The Associated Press notes that Morsi did not refer to the "last-minute power grab by the ruling military."
Update at 4:07 p.m.: White House, Israel React To Morsi's Win
In a statement, the White House congratulated the Muslim Brotherhood candidate on his victory.
"We believe that it is important for President-elect Morsi to take steps at this historic time to advance national unity by reaching out to all parties and constituencies in consultations about the formation of a new government," the statement said.
It called on the new government to uphold universal rights of all Egyptians, including women and religious minorities.
In Israel, which has peace treaty with Egypt, reaction was more muted.
In a statement, Prime Minister Benjamin Netanyahu's Office said it respected the results, adding "it looks forward to continuing cooperation with the Egyptian government on the basis of the peace treaty" between the two countries.
Our original post continues:
All weekend, crowds swelled in Tahrir Square, the birthplace of Egypt's pro-democracy movement. On Sunday, supporters of the Muslim Brotherhood, ultraconservative Islamists and revolutionary youth groups mixed in the midday heat as they waited for the announcement.
Now, NPR's Soraya Nelson reports from Egypt, Tahrir Square has "gone crazy" with happy Morsi supporters.
Speaking to supporters of Morsi's opponent, Ahmed Shafiq, Nelsons says they don't trust the Muslim Brotherhood. She says some hope the military will conduct a coup in short order for fears of an Islamist agenda becoming Egypt's policy.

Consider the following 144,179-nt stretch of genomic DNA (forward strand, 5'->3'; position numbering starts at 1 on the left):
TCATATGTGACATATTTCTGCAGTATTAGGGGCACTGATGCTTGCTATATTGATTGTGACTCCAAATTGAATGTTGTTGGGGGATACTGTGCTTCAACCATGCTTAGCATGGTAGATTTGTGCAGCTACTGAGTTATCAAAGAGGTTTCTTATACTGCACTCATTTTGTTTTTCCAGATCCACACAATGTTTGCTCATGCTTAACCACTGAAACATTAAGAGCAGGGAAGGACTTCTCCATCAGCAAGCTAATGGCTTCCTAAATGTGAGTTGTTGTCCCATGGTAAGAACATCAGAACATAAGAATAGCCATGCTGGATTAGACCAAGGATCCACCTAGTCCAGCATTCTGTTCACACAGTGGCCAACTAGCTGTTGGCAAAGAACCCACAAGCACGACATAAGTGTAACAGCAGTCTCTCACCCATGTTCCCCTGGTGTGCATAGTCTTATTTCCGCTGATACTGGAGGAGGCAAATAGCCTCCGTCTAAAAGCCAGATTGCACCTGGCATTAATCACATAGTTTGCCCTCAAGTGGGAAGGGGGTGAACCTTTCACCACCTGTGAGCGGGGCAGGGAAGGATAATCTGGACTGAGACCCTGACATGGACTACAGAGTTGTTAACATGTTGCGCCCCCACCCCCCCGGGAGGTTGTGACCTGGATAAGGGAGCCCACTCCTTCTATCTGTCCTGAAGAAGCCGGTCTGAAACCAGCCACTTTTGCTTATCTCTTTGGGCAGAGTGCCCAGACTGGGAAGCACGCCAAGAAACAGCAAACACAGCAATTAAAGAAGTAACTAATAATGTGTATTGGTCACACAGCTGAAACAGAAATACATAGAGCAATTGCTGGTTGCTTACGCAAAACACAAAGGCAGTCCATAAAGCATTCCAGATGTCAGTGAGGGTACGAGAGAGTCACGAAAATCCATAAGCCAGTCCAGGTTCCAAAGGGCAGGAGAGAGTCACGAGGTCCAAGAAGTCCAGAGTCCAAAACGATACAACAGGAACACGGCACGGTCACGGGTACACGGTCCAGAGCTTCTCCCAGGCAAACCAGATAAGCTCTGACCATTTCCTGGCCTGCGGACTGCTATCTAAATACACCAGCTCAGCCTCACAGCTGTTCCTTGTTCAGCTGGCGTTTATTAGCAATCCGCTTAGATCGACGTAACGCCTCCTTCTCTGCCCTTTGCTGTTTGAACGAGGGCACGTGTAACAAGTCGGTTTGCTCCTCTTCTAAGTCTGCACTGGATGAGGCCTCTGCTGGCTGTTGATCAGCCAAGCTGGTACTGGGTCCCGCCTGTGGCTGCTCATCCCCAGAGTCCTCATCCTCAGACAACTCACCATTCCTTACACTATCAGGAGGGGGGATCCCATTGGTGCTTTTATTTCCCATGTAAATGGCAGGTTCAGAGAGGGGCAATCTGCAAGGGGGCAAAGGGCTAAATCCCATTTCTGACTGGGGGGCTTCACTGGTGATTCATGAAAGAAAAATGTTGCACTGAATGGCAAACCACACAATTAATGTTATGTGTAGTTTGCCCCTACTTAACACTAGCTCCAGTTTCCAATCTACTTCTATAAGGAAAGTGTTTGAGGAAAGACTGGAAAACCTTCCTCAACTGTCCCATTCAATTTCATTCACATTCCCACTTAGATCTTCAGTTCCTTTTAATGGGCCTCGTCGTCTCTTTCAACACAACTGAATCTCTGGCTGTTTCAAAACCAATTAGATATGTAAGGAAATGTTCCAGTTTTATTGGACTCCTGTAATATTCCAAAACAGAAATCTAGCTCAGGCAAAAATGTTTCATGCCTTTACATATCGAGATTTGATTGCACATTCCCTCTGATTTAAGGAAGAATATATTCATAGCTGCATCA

The announcement of the election results was to be the resolution of the tumultuous transition to democracy Egypt began when a popular uprising swept Mubarak from power more than a year ago.
Instead, backroom deals and last-minute moves by the military cast suspicion over the country's first free presidential vote, spiking tensions across the country.
Results from last weekend's runoff elections were originally to be announced on Thursday, but were postponed until today. Ahead of the announcement, rumors flew of fraud and secret bargains made to favor rival candidate and Shafiq, Mubarak's last prime minister.
Regardless of the election's outcome, however, it is Egypt's military that remains in power. In the 16 months since Mubarak was ousted, it has assumed control of all key branches of state. Just before elections last weekend, the ruling generals dissolved Egypt's popularly elected parliament, which was dominated by the Muslim Brotherhood. Shortly after polls closed, they amended Egypt's constitution to strip power from the incoming president. Powers of arrest and detention have also been broadened.
Extra security forces have been deployed around the country since Saturday, the AP reports. Armored vehicles, troops and riot police are stationed at Cairo's airport, around Parliament and throughout the streets of the city. Sunday is a work day in Egypt, but employees were sent home early over concerns of new violence – many stopping to stock up on food and jewelry along the way.